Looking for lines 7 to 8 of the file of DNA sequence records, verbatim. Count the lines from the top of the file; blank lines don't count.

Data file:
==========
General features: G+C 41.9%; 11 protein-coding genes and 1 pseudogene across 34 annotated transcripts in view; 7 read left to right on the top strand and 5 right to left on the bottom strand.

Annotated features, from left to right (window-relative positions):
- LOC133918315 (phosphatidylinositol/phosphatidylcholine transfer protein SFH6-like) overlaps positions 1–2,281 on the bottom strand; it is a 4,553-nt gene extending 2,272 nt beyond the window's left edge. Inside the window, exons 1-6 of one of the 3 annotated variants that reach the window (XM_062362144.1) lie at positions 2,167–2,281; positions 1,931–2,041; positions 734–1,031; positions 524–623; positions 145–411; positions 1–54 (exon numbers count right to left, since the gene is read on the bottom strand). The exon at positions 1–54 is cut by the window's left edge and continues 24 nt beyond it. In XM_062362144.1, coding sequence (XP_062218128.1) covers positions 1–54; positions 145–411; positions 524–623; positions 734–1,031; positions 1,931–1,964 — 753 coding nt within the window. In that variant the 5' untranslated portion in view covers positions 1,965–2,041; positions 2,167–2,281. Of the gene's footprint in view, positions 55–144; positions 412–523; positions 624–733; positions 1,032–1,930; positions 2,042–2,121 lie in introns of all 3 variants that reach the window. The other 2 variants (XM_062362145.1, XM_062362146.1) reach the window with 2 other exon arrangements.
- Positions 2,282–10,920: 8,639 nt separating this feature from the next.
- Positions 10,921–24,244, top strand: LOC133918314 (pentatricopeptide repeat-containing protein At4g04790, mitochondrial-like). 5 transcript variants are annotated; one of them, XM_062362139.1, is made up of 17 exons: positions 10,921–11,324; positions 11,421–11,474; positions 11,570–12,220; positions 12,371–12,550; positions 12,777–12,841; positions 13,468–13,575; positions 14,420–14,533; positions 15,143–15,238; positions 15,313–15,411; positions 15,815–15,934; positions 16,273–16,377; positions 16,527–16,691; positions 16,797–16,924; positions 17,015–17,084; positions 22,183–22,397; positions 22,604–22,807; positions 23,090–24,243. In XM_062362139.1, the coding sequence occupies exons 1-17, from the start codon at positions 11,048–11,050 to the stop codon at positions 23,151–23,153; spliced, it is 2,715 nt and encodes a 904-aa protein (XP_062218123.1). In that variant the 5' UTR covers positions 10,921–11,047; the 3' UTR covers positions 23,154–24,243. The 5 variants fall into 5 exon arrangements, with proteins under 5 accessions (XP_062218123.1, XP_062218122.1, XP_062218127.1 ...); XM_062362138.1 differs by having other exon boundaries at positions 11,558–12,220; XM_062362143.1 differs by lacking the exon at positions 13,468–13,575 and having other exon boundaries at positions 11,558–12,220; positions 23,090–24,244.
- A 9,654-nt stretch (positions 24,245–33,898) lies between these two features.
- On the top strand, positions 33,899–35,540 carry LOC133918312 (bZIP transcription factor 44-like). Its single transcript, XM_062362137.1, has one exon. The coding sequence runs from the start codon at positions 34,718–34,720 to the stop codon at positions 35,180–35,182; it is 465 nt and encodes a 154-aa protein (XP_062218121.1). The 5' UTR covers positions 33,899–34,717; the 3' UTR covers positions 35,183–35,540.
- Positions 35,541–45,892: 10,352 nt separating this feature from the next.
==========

- On the top strand, positions 33,899–35,540 carry LOC133918312 (bZIP transcription factor 44-like). Its single transcript, XM_062362137.1, has one exon. The coding sequence runs from the start codon at positions 34,718–34,720 to the stop codon at positions 35,180–35,182; it is 465 nt and encodes a 154-aa protein (XP_062218121.1). The 5' UTR covers positions 33,899–34,717; the 3' UTR covers positions 35,183–35,540.
- Positions 35,541–45,892: 10,352 nt separating this feature from the next.